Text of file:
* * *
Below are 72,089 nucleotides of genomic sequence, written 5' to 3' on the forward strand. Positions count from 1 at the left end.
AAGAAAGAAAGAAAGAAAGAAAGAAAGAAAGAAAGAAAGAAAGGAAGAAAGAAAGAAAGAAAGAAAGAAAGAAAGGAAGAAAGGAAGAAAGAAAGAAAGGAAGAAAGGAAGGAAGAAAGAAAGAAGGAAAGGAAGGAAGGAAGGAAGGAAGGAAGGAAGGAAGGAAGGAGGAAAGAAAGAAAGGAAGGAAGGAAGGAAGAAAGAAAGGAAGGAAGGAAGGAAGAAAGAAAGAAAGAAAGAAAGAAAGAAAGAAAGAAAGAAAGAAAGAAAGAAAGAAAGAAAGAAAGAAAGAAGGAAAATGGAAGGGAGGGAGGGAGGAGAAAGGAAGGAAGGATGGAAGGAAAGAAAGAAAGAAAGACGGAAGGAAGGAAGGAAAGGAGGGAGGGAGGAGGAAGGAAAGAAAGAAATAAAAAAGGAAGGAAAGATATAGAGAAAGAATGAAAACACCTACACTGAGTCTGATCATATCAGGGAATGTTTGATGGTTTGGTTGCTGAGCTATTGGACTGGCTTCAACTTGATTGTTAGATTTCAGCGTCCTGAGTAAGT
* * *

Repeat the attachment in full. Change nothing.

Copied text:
Below are 72,089 nucleotides of genomic sequence, written 5' to 3' on the forward strand. Positions count from 1 at the left end.
AAGAAAGAAAGAAAGAAAGAAAGAAAGAAAGAAAGAAAGAAAGGAAGAAAGAAAGAAAGAAAGAAAGAAAGAAAGGAAGAAAGGAAGAAAGAAAGAAAGGAAGAAAGGAAGGAAGAAAGAAAGAAGGAAAGGAAGGAAGGAAGGAAGGAAGGAAGGAAGGAAGGAAGGAGGAAAGAAAGAAAGGAAGGAAGGAAGGAAGAAAGAAAGGAAGGAAGGAAGGAAGAAAGAAAGAAAGAAAGAAAGAAAGAAAGAAAGAAAGAAAGAAAGAAAGAAAGAAAGAAAGAAAGAAAGAAGGAAAATGGAAGGGAGGGAGGGAGGAGAAAGGAAGGAAGGATGGAAGGAAAGAAAGAAAGAAAGACGGAAGGAAGGAAGGAAAGGAGGGAGGGAGGAGGAAGGAAAGAAAGAAATAAAAAAGGAAGGAAAGATATAGAGAAAGAATGAAAACACCTACACTGAGTCTGATCATATCAGGGAATGTTTGATGGTTTGGTTGCTGAGCTATTGGACTGGCTTCAACTTGATTGTTAGATTTCAGCGTCCTGAGTAAGT